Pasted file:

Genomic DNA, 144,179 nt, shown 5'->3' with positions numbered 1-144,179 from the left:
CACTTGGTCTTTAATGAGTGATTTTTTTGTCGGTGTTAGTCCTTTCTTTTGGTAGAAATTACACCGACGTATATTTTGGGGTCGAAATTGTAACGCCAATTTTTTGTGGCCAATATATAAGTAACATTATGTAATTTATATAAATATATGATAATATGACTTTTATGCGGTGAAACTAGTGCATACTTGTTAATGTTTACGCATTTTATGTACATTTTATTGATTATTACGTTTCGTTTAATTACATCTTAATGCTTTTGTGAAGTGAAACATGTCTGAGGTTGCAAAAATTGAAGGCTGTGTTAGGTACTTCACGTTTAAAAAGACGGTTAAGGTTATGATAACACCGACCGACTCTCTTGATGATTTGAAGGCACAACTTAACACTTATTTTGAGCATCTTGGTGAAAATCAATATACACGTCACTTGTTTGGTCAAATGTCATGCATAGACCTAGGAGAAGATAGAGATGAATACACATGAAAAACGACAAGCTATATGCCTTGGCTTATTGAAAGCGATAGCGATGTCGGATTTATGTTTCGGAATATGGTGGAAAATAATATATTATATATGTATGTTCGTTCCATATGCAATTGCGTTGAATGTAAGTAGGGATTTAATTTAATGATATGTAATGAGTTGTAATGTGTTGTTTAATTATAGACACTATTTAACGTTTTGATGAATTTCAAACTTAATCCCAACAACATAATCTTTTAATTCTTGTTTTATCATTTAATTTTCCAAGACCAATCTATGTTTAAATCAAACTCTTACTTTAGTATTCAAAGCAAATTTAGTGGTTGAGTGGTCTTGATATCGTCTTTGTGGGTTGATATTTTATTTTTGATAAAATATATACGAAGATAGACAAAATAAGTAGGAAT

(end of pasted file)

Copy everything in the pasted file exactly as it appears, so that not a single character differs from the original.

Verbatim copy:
Genomic DNA, 144,179 nt, shown 5'->3' with positions numbered 1-144,179 from the left:
CACTTGGTCTTTAATGAGTGATTTTTTTGTCGGTGTTAGTCCTTTCTTTTGGTAGAAATTACACCGACGTATATTTTGGGGTCGAAATTGTAACGCCAATTTTTTGTGGCCAATATATAAGTAACATTATGTAATTTATATAAATATATGATAATATGACTTTTATGCGGTGAAACTAGTGCATACTTGTTAATGTTTACGCATTTTATGTACATTTTATTGATTATTACGTTTCGTTTAATTACATCTTAATGCTTTTGTGAAGTGAAACATGTCTGAGGTTGCAAAAATTGAAGGCTGTGTTAGGTACTTCACGTTTAAAAAGACGGTTAAGGTTATGATAACACCGACCGACTCTCTTGATGATTTGAAGGCACAACTTAACACTTATTTTGAGCATCTTGGTGAAAATCAATATACACGTCACTTGTTTGGTCAAATGTCATGCATAGACCTAGGAGAAGATAGAGATGAATACACATGAAAAACGACAAGCTATATGCCTTGGCTTATTGAAAGCGATAGCGATGTCGGATTTATGTTTCGGAATATGGTGGAAAATAATATATTATATATGTATGTTCGTTCCATATGCAATTGCGTTGAATGTAAGTAGGGATTTAATTTAATGATATGTAATGAGTTGTAATGTGTTGTTTAATTATAGACACTATTTAACGTTTTGATGAATTTCAAACTTAATCCCAACAACATAATCTTTTAATTCTTGTTTTATCATTTAATTTTCCAAGACCAATCTATGTTTAAATCAAACTCTTACTTTAGTATTCAAAGCAAATTTAGTGGTTGAGTGGTCTTGATATCGTCTTTGTGGGTTGATATTTTATTTTTGATAAAATATATACGAAGATAGACAAAATAAGTAGGAAT